Gloves Off as Uber's China Foe Vows to Be Last One Standingby
Funding said to exceed previous $1 billion target on demand
Didi said to be valued at more than $20 billion by investors
The startup backed by the country’s largest Internet corporations is stockpiling cash for the battle ahead. It raised the target on its latest round of funding to more than $1.5 billion, which could value the company at more than $20 billion, according to a person familiar with the matter. The person asked not to be named because the matter is private.
“We will be the last one standing,” Vice President of Strategy Stephen Zhu told the Credit Suisse Asian Investment Conference in Hong Kong. “Why is our competitor consistently 20 to 30 percent cheaper but still failing to gain market share? It’s because the customer experience is not as good, their network is much less than ours.”
Didi needs capital to bankroll an aggressive program for recruiting drivers and keep fares competitive as it strives to hold off a hard-charging Uber. The U.S. startup, the world’s most valuable, spent more than $1 billion in the country last year and has said China could eventually become its largest market. Chief Executive Travis Kalanick is personally overseeing the business in the world’s second largest economy.
If Didi and its bankers court investors aggressively, the company could raise about $1.9 billion and take its valuation to as much as $25 billion after the investment, two people familiar with the matter said. Didi had initially sought $1 billion, a person familiar with the matter said in February. That came after a $3 billion round last year that valued the startup at $16.5 billion. Existing investors include Alibaba Group Holding Ltd. and Tencent Holdings Ltd., China’s two biggest Internet companies.
Money to do Battle
China will prove crucial to Uber, which finds itself in the unfamiliar position of being the underdog. Didi claims it alone handles eight times more rides than in all of North America, and the market could double annually till 2020. Yet Uber is so far dwarfed by its rival: it estimates its share of private car rides at about 30 percent, while Didi asserts that it controls 87 percent. Uber said this year it wanted to be in 55 cities by the end of February; Didi says it’s already in over 400.
Uber however is no slouch. The startup valued at more than $60 billion has dispatched rivals in Europe and the U.S. and has its own immense warchest to draw from. It’s continually looking for ways to make end runs around its foe, and its drawn influential Chinese backers including China Life Insurance, the nation’s largest insurer, and Baidu Inc., its main Internet search provider.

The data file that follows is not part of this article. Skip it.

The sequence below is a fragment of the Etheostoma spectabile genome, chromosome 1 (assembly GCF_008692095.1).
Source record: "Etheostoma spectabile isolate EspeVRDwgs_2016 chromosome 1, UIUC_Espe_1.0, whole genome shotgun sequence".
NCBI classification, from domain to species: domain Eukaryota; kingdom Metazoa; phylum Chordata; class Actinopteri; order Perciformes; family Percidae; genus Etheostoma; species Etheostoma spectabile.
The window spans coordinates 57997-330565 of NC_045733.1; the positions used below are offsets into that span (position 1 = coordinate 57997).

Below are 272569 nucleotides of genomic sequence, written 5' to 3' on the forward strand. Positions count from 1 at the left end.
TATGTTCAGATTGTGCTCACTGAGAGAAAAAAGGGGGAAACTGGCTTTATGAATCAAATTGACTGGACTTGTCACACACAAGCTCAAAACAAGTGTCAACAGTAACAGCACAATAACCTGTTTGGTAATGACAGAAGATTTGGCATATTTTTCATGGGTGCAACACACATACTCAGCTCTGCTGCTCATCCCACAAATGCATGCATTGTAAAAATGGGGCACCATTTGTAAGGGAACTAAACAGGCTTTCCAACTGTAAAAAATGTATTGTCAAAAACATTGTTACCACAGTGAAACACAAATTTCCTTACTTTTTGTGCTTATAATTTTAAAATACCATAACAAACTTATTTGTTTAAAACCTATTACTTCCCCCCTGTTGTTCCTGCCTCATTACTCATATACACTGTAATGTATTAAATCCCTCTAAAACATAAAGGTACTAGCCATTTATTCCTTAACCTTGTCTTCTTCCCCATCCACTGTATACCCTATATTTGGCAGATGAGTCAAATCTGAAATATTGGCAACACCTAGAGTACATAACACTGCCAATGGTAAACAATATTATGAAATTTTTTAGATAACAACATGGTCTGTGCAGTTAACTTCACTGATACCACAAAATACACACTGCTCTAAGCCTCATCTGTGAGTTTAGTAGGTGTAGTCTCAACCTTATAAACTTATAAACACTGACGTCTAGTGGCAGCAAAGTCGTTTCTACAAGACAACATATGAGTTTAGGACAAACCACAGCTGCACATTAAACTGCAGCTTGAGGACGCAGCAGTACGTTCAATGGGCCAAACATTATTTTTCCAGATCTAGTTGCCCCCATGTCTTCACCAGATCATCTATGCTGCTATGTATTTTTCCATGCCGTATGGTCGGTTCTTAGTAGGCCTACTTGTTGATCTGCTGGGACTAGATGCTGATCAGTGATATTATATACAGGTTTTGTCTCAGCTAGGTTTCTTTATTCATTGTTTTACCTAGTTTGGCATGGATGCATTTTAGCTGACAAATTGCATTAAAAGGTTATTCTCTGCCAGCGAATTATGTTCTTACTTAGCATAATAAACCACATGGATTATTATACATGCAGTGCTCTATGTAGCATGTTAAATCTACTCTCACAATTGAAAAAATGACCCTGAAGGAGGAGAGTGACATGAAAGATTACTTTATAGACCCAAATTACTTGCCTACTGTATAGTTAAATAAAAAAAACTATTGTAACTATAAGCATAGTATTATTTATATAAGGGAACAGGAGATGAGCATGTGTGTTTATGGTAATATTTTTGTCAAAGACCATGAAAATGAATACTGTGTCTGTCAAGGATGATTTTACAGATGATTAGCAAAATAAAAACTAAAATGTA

The San Francisco company says it’s generating $1 billion in annual profit from its 30 largest cities globally, money that puts it in a position to bankroll its Chinese investment.
“We know how to build a winning business, and as our peers spend heavily to buy up unprofitable market share in immature areas, we have invested smartly to shake up the competitive landscape in the highest-potential markets,” Zhen Liu, Head of Strategy for Uber China, said in an e-mailed statement.
But Didi may have the home-court advantage in China.
“Investors might have a preference toward Didi based on the fact that it has a bigger user base in China," Marie Sun, a Shenzhen-based analyst at Morningstar Investment Service said. "Also when it comes to policy risks of operating in China, some think Didi has a better understanding of how things work.”
Uber and Didi will wage war so long as the cash holds out, and the local fundraising environment has proven favorable. While investment globally may be plateauing, the value of venture deals in China rebounded about 50 percent to $12.2 billion in the first quarter, according to London consultancy Preqin Ltd.
On-demand car services have taken off around the world as mobile usage expands and riders seek simpler or quicker alternatives to taxis and public transportation. Yet Uber and its rivals can lose money on rides because they rely on subsidies to attract customers, especially as they enter new markets. Didi will “soon” be profitable, Zhu said without giving a timeframe.
Didi expects to be able to serve some 30 million riders and 10 million drivers daily by the year’s end. It has 4 million active drivers now. By as early as May, the startup could be operating as many as 13 million rides daily, Zhu said.
Local regulations are one of the more significant potential hurdles that ride-hailing services grapple with. Both have faced vociferous local opposition and a thicket of regulations. They may even face competition from a spate of local governments who’re trying to set up their own ride-hailing services. But those could also be allies, Zhu suggested.
“The local government backed platforms are too small and hence it’s hard for them to take off,” said Sun. "Working with Didi wouldn’t be a bad option.”